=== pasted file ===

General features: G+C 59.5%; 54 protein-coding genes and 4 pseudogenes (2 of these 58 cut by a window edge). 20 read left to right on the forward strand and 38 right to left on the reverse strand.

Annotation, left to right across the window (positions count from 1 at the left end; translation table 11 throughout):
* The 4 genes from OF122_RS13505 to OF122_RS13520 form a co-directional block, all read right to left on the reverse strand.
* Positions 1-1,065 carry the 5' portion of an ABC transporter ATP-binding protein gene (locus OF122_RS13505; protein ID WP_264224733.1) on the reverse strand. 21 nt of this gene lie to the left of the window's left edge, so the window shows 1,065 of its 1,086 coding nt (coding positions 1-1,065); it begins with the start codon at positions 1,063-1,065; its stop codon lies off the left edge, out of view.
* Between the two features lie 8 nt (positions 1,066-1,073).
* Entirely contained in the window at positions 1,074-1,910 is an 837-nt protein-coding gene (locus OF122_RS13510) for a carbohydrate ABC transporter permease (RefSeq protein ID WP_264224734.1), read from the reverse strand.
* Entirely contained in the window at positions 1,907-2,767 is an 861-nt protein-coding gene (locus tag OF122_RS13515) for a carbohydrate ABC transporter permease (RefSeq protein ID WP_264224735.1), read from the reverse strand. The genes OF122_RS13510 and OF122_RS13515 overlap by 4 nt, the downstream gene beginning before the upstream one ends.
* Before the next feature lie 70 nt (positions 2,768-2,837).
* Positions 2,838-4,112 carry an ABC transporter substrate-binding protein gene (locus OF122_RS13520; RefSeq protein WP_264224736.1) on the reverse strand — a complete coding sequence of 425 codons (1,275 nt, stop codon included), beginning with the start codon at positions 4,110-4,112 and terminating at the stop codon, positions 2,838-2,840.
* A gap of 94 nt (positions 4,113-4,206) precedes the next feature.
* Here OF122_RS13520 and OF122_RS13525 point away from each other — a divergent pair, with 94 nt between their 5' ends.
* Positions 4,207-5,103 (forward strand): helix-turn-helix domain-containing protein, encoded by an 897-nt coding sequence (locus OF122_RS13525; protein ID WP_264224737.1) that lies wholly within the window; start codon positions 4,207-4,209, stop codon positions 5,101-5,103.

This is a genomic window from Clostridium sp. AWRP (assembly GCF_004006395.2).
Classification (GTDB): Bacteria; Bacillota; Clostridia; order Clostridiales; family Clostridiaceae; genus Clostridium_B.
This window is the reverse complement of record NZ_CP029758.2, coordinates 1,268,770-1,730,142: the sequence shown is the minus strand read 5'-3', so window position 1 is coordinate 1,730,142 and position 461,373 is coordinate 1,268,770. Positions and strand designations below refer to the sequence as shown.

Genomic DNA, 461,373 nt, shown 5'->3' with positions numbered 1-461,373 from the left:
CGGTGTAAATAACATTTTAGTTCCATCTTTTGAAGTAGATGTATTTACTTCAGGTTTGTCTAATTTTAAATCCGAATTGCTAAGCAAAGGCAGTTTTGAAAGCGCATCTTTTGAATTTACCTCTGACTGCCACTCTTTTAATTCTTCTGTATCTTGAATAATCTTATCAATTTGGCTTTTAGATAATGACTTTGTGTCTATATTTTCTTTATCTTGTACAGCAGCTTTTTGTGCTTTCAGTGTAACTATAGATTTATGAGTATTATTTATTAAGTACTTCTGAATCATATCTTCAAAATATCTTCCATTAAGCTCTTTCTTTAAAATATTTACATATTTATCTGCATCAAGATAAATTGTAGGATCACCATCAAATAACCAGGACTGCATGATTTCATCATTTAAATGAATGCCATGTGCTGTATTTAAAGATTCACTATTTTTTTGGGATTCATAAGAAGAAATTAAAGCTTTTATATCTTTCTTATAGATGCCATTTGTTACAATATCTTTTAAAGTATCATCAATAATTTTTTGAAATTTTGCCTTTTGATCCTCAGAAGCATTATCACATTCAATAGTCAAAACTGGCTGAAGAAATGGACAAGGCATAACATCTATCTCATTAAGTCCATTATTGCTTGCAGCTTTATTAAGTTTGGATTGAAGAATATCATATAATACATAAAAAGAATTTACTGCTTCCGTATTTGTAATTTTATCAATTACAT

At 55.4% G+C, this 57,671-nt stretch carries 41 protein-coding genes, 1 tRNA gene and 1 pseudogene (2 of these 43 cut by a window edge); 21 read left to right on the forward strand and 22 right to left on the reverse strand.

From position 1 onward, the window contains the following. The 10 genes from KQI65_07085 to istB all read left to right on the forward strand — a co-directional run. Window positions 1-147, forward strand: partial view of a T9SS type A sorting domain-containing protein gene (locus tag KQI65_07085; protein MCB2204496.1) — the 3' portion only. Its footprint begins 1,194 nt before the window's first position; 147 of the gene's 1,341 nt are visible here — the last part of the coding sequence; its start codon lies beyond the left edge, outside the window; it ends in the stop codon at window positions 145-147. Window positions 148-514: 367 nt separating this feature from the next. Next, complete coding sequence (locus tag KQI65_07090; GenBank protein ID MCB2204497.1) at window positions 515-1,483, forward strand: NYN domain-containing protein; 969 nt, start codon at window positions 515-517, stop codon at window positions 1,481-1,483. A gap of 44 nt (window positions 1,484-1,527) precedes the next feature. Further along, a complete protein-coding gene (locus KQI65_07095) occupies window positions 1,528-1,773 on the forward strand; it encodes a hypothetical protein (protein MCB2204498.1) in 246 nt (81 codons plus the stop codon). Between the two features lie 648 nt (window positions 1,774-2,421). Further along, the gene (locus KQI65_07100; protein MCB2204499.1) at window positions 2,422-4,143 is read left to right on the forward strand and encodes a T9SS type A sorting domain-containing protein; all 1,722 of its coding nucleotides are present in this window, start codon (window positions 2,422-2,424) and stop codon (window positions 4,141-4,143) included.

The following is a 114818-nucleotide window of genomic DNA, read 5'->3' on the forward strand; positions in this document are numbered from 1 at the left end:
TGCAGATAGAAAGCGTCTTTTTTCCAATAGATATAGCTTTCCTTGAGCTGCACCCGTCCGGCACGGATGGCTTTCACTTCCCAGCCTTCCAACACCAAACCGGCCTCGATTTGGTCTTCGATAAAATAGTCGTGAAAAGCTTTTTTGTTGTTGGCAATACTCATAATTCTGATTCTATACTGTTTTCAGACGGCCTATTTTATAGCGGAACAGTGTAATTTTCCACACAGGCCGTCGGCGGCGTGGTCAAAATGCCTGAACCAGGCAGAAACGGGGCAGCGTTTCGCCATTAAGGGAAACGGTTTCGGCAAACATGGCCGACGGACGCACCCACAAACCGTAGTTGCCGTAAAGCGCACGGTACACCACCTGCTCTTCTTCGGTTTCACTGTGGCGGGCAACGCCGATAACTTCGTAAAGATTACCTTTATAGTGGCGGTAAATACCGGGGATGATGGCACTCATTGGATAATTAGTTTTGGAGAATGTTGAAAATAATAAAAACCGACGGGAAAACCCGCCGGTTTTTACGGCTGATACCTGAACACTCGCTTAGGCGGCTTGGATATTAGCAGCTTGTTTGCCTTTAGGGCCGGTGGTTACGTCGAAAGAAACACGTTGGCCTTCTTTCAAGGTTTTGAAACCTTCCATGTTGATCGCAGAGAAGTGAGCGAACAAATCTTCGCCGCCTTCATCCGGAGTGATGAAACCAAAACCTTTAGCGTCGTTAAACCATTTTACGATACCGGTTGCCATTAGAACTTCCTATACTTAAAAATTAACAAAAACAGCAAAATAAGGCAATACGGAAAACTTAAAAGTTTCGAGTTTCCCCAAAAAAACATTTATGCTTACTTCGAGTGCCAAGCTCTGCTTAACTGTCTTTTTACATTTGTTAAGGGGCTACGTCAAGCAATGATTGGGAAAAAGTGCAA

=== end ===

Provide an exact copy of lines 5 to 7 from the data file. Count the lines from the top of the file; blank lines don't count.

* Between the two features lie 8 nt (positions 1,066-1,073).
* Entirely contained in the window at positions 1,074-1,910 is an 837-nt protein-coding gene (locus OF122_RS13510) for a carbohydrate ABC transporter permease (RefSeq protein ID WP_264224734.1), read from the reverse strand.
* Entirely contained in the window at positions 1,907-2,767 is an 861-nt protein-coding gene (locus tag OF122_RS13515) for a carbohydrate ABC transporter permease (RefSeq protein ID WP_264224735.1), read from the reverse strand. The genes OF122_RS13510 and OF122_RS13515 overlap by 4 nt, the downstream gene beginning before the upstream one ends.